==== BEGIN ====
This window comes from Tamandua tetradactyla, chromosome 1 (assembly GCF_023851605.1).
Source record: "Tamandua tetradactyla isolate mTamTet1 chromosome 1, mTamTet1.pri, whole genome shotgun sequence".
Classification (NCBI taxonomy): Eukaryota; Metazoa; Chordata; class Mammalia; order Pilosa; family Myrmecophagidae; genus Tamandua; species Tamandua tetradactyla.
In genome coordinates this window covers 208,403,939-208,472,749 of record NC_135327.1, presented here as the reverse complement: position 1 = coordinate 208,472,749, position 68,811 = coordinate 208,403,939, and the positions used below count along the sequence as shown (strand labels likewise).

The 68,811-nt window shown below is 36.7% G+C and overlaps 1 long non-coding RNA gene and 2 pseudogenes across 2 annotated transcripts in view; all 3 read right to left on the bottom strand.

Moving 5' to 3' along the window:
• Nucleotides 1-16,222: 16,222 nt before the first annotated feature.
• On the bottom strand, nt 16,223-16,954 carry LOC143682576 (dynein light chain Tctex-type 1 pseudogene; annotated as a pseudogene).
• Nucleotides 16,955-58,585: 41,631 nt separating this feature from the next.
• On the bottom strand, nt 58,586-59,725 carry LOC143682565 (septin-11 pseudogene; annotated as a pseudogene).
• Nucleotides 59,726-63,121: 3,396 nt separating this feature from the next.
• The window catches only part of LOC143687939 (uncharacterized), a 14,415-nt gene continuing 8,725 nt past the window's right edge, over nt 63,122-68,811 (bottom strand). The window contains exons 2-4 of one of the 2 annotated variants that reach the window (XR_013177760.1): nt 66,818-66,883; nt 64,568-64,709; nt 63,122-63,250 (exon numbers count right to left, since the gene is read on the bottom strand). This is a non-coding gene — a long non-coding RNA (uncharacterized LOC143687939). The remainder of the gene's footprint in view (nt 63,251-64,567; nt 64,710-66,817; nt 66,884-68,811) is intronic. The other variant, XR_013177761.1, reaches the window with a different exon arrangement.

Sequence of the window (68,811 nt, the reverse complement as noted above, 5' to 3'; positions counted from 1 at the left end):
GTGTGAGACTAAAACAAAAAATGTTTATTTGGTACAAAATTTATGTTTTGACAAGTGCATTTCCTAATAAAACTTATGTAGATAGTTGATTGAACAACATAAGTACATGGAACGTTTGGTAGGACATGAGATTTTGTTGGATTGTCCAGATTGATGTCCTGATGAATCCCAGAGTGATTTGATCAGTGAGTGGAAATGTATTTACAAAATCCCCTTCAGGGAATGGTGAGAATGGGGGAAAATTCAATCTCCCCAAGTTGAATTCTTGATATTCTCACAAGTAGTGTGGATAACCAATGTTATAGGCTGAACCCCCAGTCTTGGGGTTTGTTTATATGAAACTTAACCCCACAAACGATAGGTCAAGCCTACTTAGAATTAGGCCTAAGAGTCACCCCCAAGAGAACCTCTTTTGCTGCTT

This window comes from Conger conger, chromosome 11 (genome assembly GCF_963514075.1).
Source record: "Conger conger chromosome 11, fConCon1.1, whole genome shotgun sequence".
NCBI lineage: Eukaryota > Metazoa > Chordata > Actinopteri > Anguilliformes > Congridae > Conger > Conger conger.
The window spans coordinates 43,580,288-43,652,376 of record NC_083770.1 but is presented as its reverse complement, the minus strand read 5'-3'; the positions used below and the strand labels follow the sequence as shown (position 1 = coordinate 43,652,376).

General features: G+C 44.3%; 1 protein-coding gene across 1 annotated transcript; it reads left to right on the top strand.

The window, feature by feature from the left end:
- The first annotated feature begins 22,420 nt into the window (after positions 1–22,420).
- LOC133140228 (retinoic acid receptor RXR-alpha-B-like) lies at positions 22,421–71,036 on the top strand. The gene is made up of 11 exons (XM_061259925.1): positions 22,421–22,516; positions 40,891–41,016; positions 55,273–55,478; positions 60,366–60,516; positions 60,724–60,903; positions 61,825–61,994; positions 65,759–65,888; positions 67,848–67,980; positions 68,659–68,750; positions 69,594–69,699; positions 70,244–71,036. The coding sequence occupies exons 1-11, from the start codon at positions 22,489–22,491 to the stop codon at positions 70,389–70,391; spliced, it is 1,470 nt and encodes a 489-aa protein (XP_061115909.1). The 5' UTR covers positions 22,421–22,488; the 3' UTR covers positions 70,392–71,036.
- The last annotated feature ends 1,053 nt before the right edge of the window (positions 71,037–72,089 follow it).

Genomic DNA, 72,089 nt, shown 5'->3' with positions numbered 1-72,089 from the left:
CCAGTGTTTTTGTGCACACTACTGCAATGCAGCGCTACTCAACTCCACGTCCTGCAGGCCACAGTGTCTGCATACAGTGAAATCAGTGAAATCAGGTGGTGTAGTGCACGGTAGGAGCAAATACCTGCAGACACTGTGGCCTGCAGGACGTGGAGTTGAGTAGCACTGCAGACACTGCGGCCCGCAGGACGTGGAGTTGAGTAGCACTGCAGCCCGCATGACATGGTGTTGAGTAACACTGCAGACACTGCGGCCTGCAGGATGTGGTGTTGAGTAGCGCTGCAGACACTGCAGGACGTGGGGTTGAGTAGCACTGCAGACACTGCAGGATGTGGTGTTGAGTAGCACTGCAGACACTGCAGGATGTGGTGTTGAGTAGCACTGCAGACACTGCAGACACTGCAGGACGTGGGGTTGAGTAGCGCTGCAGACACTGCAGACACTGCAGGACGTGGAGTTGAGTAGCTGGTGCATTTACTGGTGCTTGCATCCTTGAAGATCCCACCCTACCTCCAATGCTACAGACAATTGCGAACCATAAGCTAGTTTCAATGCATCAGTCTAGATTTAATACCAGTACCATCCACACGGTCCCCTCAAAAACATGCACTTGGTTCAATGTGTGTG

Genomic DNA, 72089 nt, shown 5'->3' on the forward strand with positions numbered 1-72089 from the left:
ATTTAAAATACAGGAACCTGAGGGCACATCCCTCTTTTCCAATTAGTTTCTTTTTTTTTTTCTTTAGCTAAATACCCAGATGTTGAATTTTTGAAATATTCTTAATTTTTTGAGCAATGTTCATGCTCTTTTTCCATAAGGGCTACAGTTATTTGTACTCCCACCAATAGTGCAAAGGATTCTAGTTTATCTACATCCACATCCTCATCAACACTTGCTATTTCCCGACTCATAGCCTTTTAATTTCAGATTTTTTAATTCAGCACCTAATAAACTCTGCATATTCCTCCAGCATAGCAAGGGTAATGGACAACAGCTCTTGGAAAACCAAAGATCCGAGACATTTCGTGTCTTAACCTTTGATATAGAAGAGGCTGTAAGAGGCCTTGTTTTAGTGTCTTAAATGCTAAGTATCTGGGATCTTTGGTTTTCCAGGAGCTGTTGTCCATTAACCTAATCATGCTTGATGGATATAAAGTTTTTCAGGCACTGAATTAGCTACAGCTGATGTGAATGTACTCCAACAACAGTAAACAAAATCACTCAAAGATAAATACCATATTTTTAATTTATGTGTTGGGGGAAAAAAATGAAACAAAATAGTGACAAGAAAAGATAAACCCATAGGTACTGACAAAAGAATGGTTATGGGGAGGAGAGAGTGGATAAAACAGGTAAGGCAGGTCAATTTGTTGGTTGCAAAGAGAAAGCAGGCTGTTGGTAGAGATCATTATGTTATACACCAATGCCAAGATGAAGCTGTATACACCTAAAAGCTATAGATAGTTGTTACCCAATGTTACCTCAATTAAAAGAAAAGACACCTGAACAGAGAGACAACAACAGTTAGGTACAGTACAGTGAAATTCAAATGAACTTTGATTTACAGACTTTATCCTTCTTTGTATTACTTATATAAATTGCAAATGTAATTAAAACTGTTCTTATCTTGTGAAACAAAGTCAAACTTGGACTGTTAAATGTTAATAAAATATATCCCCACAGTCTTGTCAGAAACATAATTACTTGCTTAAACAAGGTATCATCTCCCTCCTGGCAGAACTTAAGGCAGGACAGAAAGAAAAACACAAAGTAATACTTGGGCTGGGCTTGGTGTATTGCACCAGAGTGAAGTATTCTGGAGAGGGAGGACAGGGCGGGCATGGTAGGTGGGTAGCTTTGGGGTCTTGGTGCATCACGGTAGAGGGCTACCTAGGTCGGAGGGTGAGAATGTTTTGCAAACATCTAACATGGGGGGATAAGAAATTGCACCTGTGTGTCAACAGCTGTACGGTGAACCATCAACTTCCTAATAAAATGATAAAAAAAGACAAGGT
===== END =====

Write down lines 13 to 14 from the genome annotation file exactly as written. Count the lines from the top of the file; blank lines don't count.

Sequence of the window (68,811 nt, the reverse complement as noted above, 5' to 3'; positions counted from 1 at the left end):
GTGTGAGACTAAAACAAAAAATGTTTATTTGGTACAAAATTTATGTTTTGACAAGTGCATTTCCTAATAAAACTTATGTAGATAGTTGATTGAACAACATAAGTACATGGAACGTTTGGTAGGACATGAGATTTTGTTGGATTGTCCAGATTGATGTCCTGATGAATCCCAGAGTGATTTGATCAGTGAGTGGAAATGTATTTACAAAATCCCCTTCAGGGAATGGTGAGAATGGGGGAAAATTCAATCTCCCCAAGTTGAATTCTTGATATTCTCACAAGTAGTGTGGATAACCAATGTTATAGGCTGAACCCCCAGTCTTGGGGTTTGTTTATATGAAACTTAACCCCACAAACGATAGGTCAAGCCTACTTAGAATTAGGCCTAAGAGTCACCCCCAAGAGAACCTCTTTTGCTGCTT